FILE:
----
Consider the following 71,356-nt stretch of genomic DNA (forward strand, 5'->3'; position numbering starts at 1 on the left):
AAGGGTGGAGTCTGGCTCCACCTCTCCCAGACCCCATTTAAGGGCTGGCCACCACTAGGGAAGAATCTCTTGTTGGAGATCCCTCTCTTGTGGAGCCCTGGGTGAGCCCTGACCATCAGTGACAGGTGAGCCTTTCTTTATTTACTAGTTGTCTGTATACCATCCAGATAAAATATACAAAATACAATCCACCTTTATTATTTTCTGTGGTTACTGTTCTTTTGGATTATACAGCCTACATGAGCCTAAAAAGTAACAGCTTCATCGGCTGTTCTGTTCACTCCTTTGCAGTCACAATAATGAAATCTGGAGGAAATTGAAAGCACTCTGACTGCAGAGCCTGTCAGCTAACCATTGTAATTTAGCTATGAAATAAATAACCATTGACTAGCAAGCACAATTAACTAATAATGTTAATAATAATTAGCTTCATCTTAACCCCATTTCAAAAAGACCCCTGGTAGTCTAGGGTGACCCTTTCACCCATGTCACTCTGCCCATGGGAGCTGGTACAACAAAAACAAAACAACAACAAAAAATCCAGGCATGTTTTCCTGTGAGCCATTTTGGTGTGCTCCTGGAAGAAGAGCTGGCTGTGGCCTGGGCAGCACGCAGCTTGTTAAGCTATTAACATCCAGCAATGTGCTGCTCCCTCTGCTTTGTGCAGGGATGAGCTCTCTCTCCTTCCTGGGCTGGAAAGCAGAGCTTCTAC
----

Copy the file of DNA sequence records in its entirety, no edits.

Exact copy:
Consider the following 71,356-nt stretch of genomic DNA (forward strand, 5'->3'; position numbering starts at 1 on the left):
AAGGGTGGAGTCTGGCTCCACCTCTCCCAGACCCCATTTAAGGGCTGGCCACCACTAGGGAAGAATCTCTTGTTGGAGATCCCTCTCTTGTGGAGCCCTGGGTGAGCCCTGACCATCAGTGACAGGTGAGCCTTTCTTTATTTACTAGTTGTCTGTATACCATCCAGATAAAATATACAAAATACAATCCACCTTTATTATTTTCTGTGGTTACTGTTCTTTTGGATTATACAGCCTACATGAGCCTAAAAAGTAACAGCTTCATCGGCTGTTCTGTTCACTCCTTTGCAGTCACAATAATGAAATCTGGAGGAAATTGAAAGCACTCTGACTGCAGAGCCTGTCAGCTAACCATTGTAATTTAGCTATGAAATAAATAACCATTGACTAGCAAGCACAATTAACTAATAATGTTAATAATAATTAGCTTCATCTTAACCCCATTTCAAAAAGACCCCTGGTAGTCTAGGGTGACCCTTTCACCCATGTCACTCTGCCCATGGGAGCTGGTACAACAAAAACAAAACAACAACAAAAAATCCAGGCATGTTTTCCTGTGAGCCATTTTGGTGTGCTCCTGGAAGAAGAGCTGGCTGTGGCCTGGGCAGCACGCAGCTTGTTAAGCTATTAACATCCAGCAATGTGCTGCTCCCTCTGCTTTGTGCAGGGATGAGCTCTCTCTCCTTCCTGGGCTGGAAAGCAGAGCTTCTAC